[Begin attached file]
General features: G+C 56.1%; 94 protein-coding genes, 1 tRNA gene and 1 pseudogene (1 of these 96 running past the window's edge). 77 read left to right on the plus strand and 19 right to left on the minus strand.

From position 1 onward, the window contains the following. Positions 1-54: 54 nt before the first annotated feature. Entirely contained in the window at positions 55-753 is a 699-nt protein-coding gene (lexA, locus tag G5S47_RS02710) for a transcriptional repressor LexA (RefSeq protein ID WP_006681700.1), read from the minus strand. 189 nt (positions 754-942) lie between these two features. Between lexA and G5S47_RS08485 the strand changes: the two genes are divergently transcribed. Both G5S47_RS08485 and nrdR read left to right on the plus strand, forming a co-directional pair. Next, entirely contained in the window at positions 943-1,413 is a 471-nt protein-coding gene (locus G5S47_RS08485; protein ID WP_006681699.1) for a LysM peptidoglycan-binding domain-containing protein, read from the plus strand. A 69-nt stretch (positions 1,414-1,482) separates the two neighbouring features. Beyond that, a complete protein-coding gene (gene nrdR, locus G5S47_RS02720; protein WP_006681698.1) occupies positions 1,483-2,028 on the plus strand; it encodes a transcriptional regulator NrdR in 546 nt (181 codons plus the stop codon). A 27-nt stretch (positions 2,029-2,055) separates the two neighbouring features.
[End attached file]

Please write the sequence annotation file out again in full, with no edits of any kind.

General features: G+C 56.1%; 94 protein-coding genes, 1 tRNA gene and 1 pseudogene (1 of these 96 running past the window's edge). 77 read left to right on the plus strand and 19 right to left on the minus strand.

From position 1 onward, the window contains the following. Positions 1-54: 54 nt before the first annotated feature. Entirely contained in the window at positions 55-753 is a 699-nt protein-coding gene (lexA, locus tag G5S47_RS02710) for a transcriptional repressor LexA (RefSeq protein ID WP_006681700.1), read from the minus strand. 189 nt (positions 754-942) lie between these two features. Between lexA and G5S47_RS08485 the strand changes: the two genes are divergently transcribed. Both G5S47_RS08485 and nrdR read left to right on the plus strand, forming a co-directional pair. Next, entirely contained in the window at positions 943-1,413 is a 471-nt protein-coding gene (locus G5S47_RS08485; protein ID WP_006681699.1) for a LysM peptidoglycan-binding domain-containing protein, read from the plus strand. A 69-nt stretch (positions 1,414-1,482) separates the two neighbouring features. Beyond that, a complete protein-coding gene (gene nrdR, locus G5S47_RS02720; protein WP_006681698.1) occupies positions 1,483-2,028 on the plus strand; it encodes a transcriptional regulator NrdR in 546 nt (181 codons plus the stop codon). A 27-nt stretch (positions 2,029-2,055) separates the two neighbouring features.